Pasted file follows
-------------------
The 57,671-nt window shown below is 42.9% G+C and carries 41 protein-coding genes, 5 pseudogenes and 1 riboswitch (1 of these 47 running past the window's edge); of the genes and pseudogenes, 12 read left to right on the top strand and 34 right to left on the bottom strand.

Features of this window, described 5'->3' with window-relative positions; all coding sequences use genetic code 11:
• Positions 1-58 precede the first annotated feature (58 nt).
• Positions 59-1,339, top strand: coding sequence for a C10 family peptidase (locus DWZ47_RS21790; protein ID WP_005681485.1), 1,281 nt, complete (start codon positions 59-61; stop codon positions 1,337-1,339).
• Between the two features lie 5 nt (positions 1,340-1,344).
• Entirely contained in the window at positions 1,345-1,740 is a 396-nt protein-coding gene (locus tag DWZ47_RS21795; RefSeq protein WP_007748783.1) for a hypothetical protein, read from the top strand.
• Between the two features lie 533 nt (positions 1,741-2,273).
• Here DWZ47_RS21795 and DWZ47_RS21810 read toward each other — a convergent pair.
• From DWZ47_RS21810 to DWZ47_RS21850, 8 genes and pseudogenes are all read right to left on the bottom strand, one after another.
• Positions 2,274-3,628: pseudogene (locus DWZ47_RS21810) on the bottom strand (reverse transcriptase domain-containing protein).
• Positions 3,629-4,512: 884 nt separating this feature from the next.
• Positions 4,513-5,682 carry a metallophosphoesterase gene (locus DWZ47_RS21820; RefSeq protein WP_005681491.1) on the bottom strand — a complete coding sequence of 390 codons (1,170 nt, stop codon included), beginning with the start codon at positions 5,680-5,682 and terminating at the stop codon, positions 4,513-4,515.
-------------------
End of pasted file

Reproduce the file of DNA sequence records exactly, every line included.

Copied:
The 57,671-nt window shown below is 42.9% G+C and carries 41 protein-coding genes, 5 pseudogenes and 1 riboswitch (1 of these 47 running past the window's edge); of the genes and pseudogenes, 12 read left to right on the top strand and 34 right to left on the bottom strand.

Features of this window, described 5'->3' with window-relative positions; all coding sequences use genetic code 11:
• Positions 1-58 precede the first annotated feature (58 nt).
• Positions 59-1,339, top strand: coding sequence for a C10 family peptidase (locus DWZ47_RS21790; protein ID WP_005681485.1), 1,281 nt, complete (start codon positions 59-61; stop codon positions 1,337-1,339).
• Between the two features lie 5 nt (positions 1,340-1,344).
• Entirely contained in the window at positions 1,345-1,740 is a 396-nt protein-coding gene (locus tag DWZ47_RS21795; RefSeq protein WP_007748783.1) for a hypothetical protein, read from the top strand.
• Between the two features lie 533 nt (positions 1,741-2,273).
• Here DWZ47_RS21795 and DWZ47_RS21810 read toward each other — a convergent pair.
• From DWZ47_RS21810 to DWZ47_RS21850, 8 genes and pseudogenes are all read right to left on the bottom strand, one after another.
• Positions 2,274-3,628: pseudogene (locus DWZ47_RS21810) on the bottom strand (reverse transcriptase domain-containing protein).
• Positions 3,629-4,512: 884 nt separating this feature from the next.
• Positions 4,513-5,682 carry a metallophosphoesterase gene (locus DWZ47_RS21820; RefSeq protein WP_005681491.1) on the bottom strand — a complete coding sequence of 390 codons (1,170 nt, stop codon included), beginning with the start codon at positions 5,680-5,682 and terminating at the stop codon, positions 4,513-4,515.